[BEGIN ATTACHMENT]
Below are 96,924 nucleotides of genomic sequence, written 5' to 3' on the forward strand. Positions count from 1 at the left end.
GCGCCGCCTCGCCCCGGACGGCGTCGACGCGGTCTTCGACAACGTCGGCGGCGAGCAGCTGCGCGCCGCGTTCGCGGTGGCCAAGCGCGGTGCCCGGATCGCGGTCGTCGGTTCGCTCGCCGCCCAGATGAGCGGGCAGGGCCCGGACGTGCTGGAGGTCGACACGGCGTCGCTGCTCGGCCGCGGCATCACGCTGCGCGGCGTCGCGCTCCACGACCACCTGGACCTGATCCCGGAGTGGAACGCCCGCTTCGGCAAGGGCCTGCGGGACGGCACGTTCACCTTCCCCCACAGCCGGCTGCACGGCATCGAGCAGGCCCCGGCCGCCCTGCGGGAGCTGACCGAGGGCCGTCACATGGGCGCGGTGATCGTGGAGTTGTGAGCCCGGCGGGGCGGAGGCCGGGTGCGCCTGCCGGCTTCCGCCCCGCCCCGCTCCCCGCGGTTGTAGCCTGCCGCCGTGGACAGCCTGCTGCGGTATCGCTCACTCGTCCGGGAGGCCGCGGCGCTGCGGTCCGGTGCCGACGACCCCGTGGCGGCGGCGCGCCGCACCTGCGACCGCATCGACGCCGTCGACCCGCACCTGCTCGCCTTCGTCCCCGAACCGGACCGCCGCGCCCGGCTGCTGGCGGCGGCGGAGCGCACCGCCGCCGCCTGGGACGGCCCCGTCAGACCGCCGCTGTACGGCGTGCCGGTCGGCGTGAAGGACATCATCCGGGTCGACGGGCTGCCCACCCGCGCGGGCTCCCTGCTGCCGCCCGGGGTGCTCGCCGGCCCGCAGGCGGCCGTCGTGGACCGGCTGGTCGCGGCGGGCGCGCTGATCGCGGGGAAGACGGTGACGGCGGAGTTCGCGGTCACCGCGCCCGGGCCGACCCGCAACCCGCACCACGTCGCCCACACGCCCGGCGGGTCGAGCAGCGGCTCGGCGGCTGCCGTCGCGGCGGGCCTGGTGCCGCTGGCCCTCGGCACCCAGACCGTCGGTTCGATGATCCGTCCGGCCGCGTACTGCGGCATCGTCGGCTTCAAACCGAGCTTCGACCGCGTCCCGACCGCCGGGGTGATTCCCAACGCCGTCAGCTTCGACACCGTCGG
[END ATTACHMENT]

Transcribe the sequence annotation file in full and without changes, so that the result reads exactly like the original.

Below are 96,924 nucleotides of genomic sequence, written 5' to 3' on the forward strand. Positions count from 1 at the left end.
GCGCCGCCTCGCCCCGGACGGCGTCGACGCGGTCTTCGACAACGTCGGCGGCGAGCAGCTGCGCGCCGCGTTCGCGGTGGCCAAGCGCGGTGCCCGGATCGCGGTCGTCGGTTCGCTCGCCGCCCAGATGAGCGGGCAGGGCCCGGACGTGCTGGAGGTCGACACGGCGTCGCTGCTCGGCCGCGGCATCACGCTGCGCGGCGTCGCGCTCCACGACCACCTGGACCTGATCCCGGAGTGGAACGCCCGCTTCGGCAAGGGCCTGCGGGACGGCACGTTCACCTTCCCCCACAGCCGGCTGCACGGCATCGAGCAGGCCCCGGCCGCCCTGCGGGAGCTGACCGAGGGCCGTCACATGGGCGCGGTGATCGTGGAGTTGTGAGCCCGGCGGGGCGGAGGCCGGGTGCGCCTGCCGGCTTCCGCCCCGCCCCGCTCCCCGCGGTTGTAGCCTGCCGCCGTGGACAGCCTGCTGCGGTATCGCTCACTCGTCCGGGAGGCCGCGGCGCTGCGGTCCGGTGCCGACGACCCCGTGGCGGCGGCGCGCCGCACCTGCGACCGCATCGACGCCGTCGACCCGCACCTGCTCGCCTTCGTCCCCGAACCGGACCGCCGCGCCCGGCTGCTGGCGGCGGCGGAGCGCACCGCCGCCGCCTGGGACGGCCCCGTCAGACCGCCGCTGTACGGCGTGCCGGTCGGCGTGAAGGACATCATCCGGGTCGACGGGCTGCCCACCCGCGCGGGCTCCCTGCTGCCGCCCGGGGTGCTCGCCGGCCCGCAGGCGGCCGTCGTGGACCGGCTGGTCGCGGCGGGCGCGCTGATCGCGGGGAAGACGGTGACGGCGGAGTTCGCGGTCACCGCGCCCGGGCCGACCCGCAACCCGCACCACGTCGCCCACACGCCCGGCGGGTCGAGCAGCGGCTCGGCGGCTGCCGTCGCGGCGGGCCTGGTGCCGCTGGCCCTCGGCACCCAGACCGTCGGTTCGATGATCCGTCCGGCCGCGTACTGCGGCATCGTCGGCTTCAAACCGAGCTTCGACCGCGTCCCGACCGCCGGGGTGATTCCCAACGCCGTCAGCTTCGACACCGTCGG